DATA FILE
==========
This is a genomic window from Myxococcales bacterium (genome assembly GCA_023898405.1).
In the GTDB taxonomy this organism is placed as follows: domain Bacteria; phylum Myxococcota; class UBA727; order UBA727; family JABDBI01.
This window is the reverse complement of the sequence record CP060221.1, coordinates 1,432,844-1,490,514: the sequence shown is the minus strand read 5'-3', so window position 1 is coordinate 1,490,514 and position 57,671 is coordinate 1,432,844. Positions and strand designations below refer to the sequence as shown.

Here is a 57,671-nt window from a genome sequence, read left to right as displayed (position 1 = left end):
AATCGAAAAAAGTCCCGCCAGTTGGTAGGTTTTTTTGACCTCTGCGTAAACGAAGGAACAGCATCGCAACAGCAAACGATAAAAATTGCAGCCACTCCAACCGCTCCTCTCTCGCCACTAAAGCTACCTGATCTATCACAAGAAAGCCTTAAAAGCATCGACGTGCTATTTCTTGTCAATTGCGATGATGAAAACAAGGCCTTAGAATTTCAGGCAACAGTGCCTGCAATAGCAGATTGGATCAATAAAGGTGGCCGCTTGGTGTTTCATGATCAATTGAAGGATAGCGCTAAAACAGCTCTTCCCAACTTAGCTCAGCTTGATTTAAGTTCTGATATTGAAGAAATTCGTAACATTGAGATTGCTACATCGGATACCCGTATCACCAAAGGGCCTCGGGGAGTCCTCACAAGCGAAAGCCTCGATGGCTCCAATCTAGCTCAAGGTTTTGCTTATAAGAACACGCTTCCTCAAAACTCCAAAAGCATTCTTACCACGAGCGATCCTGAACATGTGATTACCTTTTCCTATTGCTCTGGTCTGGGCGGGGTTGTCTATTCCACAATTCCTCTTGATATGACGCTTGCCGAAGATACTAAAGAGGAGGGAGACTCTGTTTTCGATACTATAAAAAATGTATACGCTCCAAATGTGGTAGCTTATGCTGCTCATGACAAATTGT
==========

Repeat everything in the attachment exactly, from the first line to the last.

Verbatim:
This is a genomic window from Myxococcales bacterium (genome assembly GCA_023898405.1).
In the GTDB taxonomy this organism is placed as follows: domain Bacteria; phylum Myxococcota; class UBA727; order UBA727; family JABDBI01.
This window is the reverse complement of the sequence record CP060221.1, coordinates 1,432,844-1,490,514: the sequence shown is the minus strand read 5'-3', so window position 1 is coordinate 1,490,514 and position 57,671 is coordinate 1,432,844. Positions and strand designations below refer to the sequence as shown.

Here is a 57,671-nt window from a genome sequence, read left to right as displayed (position 1 = left end):
AATCGAAAAAAGTCCCGCCAGTTGGTAGGTTTTTTTGACCTCTGCGTAAACGAAGGAACAGCATCGCAACAGCAAACGATAAAAATTGCAGCCACTCCAACCGCTCCTCTCTCGCCACTAAAGCTACCTGATCTATCACAAGAAAGCCTTAAAAGCATCGACGTGCTATTTCTTGTCAATTGCGATGATGAAAACAAGGCCTTAGAATTTCAGGCAACAGTGCCTGCAATAGCAGATTGGATCAATAAAGGTGGCCGCTTGGTGTTTCATGATCAATTGAAGGATAGCGCTAAAACAGCTCTTCCCAACTTAGCTCAGCTTGATTTAAGTTCTGATATTGAAGAAATTCGTAACATTGAGATTGCTACATCGGATACCCGTATCACCAAAGGGCCTCGGGGAGTCCTCACAAGCGAAAGCCTCGATGGCTCCAATCTAGCTCAAGGTTTTGCTTATAAGAACACGCTTCCTCAAAACTCCAAAAGCATTCTTACCACGAGCGATCCTGAACATGTGATTACCTTTTCCTATTGCTCTGGTCTGGGCGGGGTTGTCTATTCCACAATTCCTCTTGATATGACGCTTGCCGAAGATACTAAAGAGGAGGGAGACTCTGTTTTCGATACTATAAAAAATGTATACGCTCCAAATGTGGTAGCTTATGCTGCTCATGACAAATTGT